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The relationship between individual alpha peak frequency and clinical outcome with repetitive Transcranial Magnetic Stimulation (rTMS) treatment of Major Depressive Disorder (MDD)

  • Juliana Corlier
    Correspondence
    Corresponding author. Semel Institute for Neuroscience and Human Behavior David Geffen School of Medicine at UCLA, 760 Westwood Plaza, Los Angeles, CA, USA.
    Affiliations
    TMS Clinical and Research Program, Neuromodulation Division, Semel Institute for Neuroscience and Human Behavior at UCLA, Los Angeles, CA, USA

    Department of Psychiatry & Biobehavioral Sciences, David Geffen School of Medicine at UCLA, Los Angeles, CA, USA
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  • Linda L. Carpenter
    Affiliations
    Butler Hospital Mood Disorders Research Program and Neuromodulation Research Facility, Department of Psychiatry and Human Behavior, Alpert Medical School of Brown University, Providence, RI, USA
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  • Andrew C. Wilson
    Affiliations
    TMS Clinical and Research Program, Neuromodulation Division, Semel Institute for Neuroscience and Human Behavior at UCLA, Los Angeles, CA, USA

    Department of Psychiatry & Biobehavioral Sciences, David Geffen School of Medicine at UCLA, Los Angeles, CA, USA
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  • Eric Tirrell
    Affiliations
    Butler Hospital Mood Disorders Research Program and Neuromodulation Research Facility, Department of Psychiatry and Human Behavior, Alpert Medical School of Brown University, Providence, RI, USA
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  • A. Polly Gobin
    Affiliations
    Butler Hospital Mood Disorders Research Program and Neuromodulation Research Facility, Department of Psychiatry and Human Behavior, Alpert Medical School of Brown University, Providence, RI, USA
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  • Brian Kavanaugh
    Affiliations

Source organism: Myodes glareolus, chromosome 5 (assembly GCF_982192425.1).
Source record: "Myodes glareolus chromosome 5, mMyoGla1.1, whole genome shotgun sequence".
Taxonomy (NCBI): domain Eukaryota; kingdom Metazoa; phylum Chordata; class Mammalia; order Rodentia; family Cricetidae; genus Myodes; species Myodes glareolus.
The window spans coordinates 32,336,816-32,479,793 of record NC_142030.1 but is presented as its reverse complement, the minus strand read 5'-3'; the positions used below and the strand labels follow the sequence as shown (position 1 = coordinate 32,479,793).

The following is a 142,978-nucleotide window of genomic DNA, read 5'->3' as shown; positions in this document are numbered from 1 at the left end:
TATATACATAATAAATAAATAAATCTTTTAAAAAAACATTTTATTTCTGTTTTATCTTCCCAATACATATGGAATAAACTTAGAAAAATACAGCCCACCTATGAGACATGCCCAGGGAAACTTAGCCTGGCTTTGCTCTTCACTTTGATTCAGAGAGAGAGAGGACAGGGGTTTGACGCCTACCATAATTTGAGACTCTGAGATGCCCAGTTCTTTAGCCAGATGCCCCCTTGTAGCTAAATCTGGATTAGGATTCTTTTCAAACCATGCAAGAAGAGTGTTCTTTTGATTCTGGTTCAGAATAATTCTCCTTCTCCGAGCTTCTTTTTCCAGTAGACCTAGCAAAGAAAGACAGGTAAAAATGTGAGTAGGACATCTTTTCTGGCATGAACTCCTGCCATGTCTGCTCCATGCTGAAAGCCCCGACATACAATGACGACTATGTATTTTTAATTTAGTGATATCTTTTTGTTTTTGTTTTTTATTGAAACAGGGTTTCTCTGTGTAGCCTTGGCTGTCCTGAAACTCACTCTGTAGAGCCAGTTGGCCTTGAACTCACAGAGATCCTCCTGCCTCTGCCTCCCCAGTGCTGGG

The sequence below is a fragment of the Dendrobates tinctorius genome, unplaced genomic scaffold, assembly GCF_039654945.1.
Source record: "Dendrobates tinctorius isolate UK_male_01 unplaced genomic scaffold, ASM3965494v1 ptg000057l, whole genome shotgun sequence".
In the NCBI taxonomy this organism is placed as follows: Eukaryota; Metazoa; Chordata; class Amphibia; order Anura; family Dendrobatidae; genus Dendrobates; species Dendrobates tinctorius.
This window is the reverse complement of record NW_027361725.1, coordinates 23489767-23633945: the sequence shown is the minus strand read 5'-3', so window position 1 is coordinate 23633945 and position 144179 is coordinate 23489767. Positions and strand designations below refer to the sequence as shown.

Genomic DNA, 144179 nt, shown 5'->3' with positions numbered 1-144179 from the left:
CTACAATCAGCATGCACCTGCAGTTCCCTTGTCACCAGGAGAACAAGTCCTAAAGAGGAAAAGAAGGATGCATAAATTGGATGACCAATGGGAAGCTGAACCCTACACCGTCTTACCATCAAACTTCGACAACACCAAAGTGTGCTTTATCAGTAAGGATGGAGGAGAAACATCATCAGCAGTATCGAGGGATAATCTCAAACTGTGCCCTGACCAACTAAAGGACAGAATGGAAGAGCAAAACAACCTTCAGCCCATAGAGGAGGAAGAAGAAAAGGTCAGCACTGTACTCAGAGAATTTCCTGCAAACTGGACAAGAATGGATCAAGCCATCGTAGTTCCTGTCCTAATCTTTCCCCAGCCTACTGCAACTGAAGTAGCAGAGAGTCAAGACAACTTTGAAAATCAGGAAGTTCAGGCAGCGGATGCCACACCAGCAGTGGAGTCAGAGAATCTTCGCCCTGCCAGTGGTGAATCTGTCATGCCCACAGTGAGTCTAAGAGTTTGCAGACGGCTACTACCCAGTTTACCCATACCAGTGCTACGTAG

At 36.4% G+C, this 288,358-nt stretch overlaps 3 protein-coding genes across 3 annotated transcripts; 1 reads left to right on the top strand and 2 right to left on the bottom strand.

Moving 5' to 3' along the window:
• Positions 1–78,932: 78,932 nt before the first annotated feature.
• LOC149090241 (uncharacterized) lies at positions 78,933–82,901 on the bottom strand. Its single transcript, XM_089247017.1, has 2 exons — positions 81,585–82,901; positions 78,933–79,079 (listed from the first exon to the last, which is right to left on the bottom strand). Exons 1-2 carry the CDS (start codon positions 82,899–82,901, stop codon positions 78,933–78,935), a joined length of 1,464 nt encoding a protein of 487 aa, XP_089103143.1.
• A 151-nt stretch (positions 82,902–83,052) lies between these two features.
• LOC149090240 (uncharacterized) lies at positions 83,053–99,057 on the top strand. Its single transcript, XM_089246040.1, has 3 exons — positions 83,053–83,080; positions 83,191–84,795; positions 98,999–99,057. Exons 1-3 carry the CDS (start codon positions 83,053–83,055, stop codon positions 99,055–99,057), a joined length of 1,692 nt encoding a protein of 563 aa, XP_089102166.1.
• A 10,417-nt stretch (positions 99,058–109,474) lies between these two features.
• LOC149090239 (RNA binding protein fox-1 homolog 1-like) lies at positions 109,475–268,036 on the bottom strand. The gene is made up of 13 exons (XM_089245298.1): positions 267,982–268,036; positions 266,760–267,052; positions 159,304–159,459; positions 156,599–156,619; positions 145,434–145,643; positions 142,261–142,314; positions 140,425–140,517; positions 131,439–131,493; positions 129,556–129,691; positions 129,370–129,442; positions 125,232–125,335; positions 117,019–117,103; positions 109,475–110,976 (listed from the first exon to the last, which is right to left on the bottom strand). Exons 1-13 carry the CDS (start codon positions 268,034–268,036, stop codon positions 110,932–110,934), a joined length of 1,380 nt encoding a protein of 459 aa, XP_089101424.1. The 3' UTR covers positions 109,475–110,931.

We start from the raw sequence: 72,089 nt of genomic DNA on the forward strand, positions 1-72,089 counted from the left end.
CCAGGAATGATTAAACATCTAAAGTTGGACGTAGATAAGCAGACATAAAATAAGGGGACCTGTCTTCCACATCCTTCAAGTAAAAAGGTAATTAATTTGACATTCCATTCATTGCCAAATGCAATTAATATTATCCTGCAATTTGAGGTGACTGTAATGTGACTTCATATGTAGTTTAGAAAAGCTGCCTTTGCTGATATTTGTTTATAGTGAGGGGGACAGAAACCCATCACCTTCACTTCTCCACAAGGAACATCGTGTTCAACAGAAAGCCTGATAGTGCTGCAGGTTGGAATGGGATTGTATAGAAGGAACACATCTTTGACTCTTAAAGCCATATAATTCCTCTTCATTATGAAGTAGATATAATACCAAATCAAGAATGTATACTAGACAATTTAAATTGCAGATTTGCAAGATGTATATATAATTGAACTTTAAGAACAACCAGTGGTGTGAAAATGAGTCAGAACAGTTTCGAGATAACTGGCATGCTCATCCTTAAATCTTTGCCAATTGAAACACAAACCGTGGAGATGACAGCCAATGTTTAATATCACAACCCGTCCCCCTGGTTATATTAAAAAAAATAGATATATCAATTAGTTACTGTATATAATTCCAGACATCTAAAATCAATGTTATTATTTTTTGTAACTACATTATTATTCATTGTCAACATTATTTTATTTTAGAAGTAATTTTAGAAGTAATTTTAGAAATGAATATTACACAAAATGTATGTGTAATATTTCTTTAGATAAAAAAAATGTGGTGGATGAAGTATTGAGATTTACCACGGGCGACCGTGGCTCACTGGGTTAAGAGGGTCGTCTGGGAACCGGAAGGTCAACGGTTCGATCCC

E. P. Bradley Hospital, Department of Psychiatry and Human Behavior, Alpert Medical School of Brown University, Providence, RI, USA
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  • Andrew F. Leuchter
    Affiliations
    TMS Clinical and Research Program, Neuromodulation Division, Semel Institute for Neuroscience and Human Behavior at UCLA, Los Angeles, CA, USA

    Department of Psychiatry & Biobehavioral Sciences, David Geffen School of Medicine at UCLA, Los Angeles, CA, USA
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      Highlights

      • There was no relationship between outcome and individual alpha frequency (IAF) in patients treated at multiple frequencies.
      • Post-hoc analysis showed a significant correlation between IAF measures and clinical outcome for patients treated at 10 Hz.
      • The highest IAF quartile of 10 Hz-treated subjects had significantly greater clinical improvement than the lowest quartile.
      • These findings indicate a relationship between endogenous oscillations and clinical outcome that differs across patients.
      • Research should examine how endogenous oscillations may guide selection of optimal stimulation frequency for each patient.

      Abstract

      Background

      The individual α frequency (IAF) has been associated with the outcome of repetitive Transcranial Magnetic Stimulation (rTMS) treatment of Major Depressive Disorder (MDD), but the association has been inconsistent.

      Hypothesis

      Proximity of IAF to the stimulation frequency, rather than the value of IAF per se, is associated with outcome for patients receiving 10 Hz rTMS.

      Methods

      We examined the relationships between IAF, rTMS stimulation frequency, and treatment outcome in 147 patients. All patients initially received 10 Hz rTMS unilateral treatment delivered to left dorsolateral prefrontal cortex (DLPFC) (10UL), with subsets of patients changed to unilateral 5 Hz to left DLPFC (5UL) or sequential bilateral (SB) stimulation (10 Hz/1Hz) to left and right DLPFC based upon worsening symptoms with or intolerance of 10UL. Outcome was percent change in total score on the Inventory of Depressive Symptomatology – Self Report (IDS-SR) scale from pre-treatment baseline to the 30th treatment. IAF values and absolute difference between IAF and 10 Hz (|IAF-10Hz|) were examined in relation to outcome for the overall sample and for each stimulation group separately.

      Results

      There was no correlation between IAF value, or |IAF-10Hz| and outcome in the overall sample. ANCOVA showed a significant interaction between IAF measures and treatment type. Post-hoc analyses revealed that IAF and |IAF-10Hz| were both significantly associated with degree of improvement (IDS-SR % change) for patients who received 10UL (P < 0.01) but not 5UL or SB stimulation. There was a trend-level difference in IAF between responders and non-responders only within the 10 Hz group, but not within the other treatment groups (n.s.). For the 10UL group, membership in the highest IAF quartile was associated with significantly greater clinical improvement than membership in the lowest IAF quartile (p = 0.0034).

      Conclusions

      IAF measures were associated with clinical outcome of patients treated with 10UL but not 5UL or SB rTMS treatment. This suggests that interactions between endogenous frequencies and treatment outcome may be related to the selected stimulation parameters and/or physiologic and clinical characteristics of patients who benefit from those parameters.
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